District housing advocates and low-income tenants delivered a petition to Congress on Tuesday demanding that lawmakers reject Housing and Urban Development Secretary Ben Carson’s proposal this spring to raise rents for the poorest Americans.
About a dozen people gathered outside the office of Rep. Jeb Hensarling (R-Tex.) at 11 a.m. to deliver the petition, which garnered more than 100,000 signatures from people across the country. Hensarling chairs the House Financial Services Committee.
“You must oppose any and all proposals that would raise rents and put stable, safe housing out of reach for more families,” the petition reads. “Instead, help solve the housing crisis by fully funding HUD and assess the need to reinstate inactive HUD programs that can support alleviating families from the burdens of the nationwide affordable housing emergency.”
Carson’s proposal, if approved by Congress, would lead to a threefold increase in the rent paid by extremely low-income Americans. His plan, announced in April, would increase the rent paid by tenants in subsidized housing from 30 percent of adjusted income to 35 percent of gross income. It also would raise the monthly minimum rent charged by public-housing agencies from $50 to $150.
A recent analysis by the Center on Budget and Policy Priorities (CBPP) showed that Carson’s plan would cause rent for Washington’s poorest residents to increase by an average of $900 per year. That means the District would see a larger increase in rent than any of the 50 states would experience, according to the CBPP.
Carson has said that raising rents would force low-income tenants to become more self-sufficient. He told Fox News that the plan represents “our attempt to give poor people a way out of poverty.”
Hensarling was at lunch when the petitioners arrived, so an aide accepted the petition on his behalf.
Later in the afternoon, Clinton Jones, senior counsel for the Financial Services Committee’s housing and insurance subcommittee, met with the petitioners to discuss their demands.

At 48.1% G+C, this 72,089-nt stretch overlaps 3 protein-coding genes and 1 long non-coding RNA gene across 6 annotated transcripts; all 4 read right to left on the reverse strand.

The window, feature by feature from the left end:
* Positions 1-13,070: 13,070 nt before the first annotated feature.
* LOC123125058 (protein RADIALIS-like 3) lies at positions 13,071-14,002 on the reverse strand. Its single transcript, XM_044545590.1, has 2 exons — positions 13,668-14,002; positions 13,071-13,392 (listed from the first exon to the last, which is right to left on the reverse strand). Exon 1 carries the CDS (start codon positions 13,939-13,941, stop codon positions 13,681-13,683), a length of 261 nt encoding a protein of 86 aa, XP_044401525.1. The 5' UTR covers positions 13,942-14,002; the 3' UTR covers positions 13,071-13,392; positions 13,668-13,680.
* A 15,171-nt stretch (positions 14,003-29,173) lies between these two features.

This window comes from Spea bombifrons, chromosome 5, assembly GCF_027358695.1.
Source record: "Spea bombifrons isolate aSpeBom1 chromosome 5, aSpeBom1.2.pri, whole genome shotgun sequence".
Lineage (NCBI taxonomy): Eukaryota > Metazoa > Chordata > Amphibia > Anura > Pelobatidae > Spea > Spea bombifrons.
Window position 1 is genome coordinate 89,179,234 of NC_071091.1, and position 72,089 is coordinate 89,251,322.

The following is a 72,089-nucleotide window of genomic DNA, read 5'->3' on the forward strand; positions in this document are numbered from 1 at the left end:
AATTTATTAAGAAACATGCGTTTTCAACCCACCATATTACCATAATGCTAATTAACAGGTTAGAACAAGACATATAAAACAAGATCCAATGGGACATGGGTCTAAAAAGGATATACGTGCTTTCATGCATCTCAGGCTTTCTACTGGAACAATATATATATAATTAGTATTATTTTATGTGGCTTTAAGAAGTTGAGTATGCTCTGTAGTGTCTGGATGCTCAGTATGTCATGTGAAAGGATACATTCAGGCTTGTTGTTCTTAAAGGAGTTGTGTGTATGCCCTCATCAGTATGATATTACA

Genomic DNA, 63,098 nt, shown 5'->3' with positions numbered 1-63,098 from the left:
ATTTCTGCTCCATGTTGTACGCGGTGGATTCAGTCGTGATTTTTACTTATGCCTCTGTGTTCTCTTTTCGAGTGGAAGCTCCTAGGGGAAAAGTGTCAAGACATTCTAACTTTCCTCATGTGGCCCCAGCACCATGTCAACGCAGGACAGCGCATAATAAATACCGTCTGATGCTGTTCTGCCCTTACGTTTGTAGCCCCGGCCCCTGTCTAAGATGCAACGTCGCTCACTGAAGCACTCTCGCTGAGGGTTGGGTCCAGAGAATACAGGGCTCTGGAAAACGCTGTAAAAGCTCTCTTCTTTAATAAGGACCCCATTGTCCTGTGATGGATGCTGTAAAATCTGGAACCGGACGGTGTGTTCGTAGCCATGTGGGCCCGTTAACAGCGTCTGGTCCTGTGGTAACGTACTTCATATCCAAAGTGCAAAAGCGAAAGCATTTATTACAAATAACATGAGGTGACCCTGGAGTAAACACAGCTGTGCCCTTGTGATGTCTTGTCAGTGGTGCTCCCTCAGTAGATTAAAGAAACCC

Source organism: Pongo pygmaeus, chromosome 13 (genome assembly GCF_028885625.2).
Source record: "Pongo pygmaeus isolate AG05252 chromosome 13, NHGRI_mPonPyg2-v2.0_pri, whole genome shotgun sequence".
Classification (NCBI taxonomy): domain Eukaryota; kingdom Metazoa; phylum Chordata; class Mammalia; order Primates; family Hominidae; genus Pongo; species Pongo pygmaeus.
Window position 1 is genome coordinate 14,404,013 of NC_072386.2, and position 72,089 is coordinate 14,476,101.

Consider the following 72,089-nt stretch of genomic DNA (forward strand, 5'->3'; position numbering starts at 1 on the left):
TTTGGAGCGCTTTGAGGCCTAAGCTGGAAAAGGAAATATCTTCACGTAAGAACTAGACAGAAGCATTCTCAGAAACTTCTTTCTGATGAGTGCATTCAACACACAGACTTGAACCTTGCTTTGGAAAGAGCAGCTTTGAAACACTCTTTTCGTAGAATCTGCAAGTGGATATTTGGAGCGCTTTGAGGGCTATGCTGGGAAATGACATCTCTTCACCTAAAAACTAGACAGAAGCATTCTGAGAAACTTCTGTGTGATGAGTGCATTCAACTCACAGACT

A committee spokeswoman wrote in an emailed statement that “committee staff had a productive discussion with the group.”
The petition effort was organized by advocacy groups including ONE DC, Bread for the City and the Poor People’s Campaign, which just concluded 40 days of protest and civil disobedience across the country on behalf of America’s poor. Petition sponsors included the Center for American Progress Action Fund and CarsonWatch, a group working to prevent President Trump and the HUD secretary from enacting far-reaching changes to the U.S. low-income housing system.
Jones assured advocates that the HUD proposal would not be voted on this year, but “he did not assure us that the proposal was off the table,” said ONE DC organizer Kelly Iradukunda in a statement.
Bread for the City volunteer Chearie Phelps-El, 55, said she helped deliver the petition because Carson’s rent increase, if it became law, would affect her “traumatically.” Phelps-El is unemployed and lives in public housing. She earns $530 a month in Supplemental Security Income.
“They raise everything but our income, and I don’t think it’s fair for a doctor to come in here and try to regulate housing laws,” Phelps-El said. “This is the nation’s capital, and it needs to stop here.”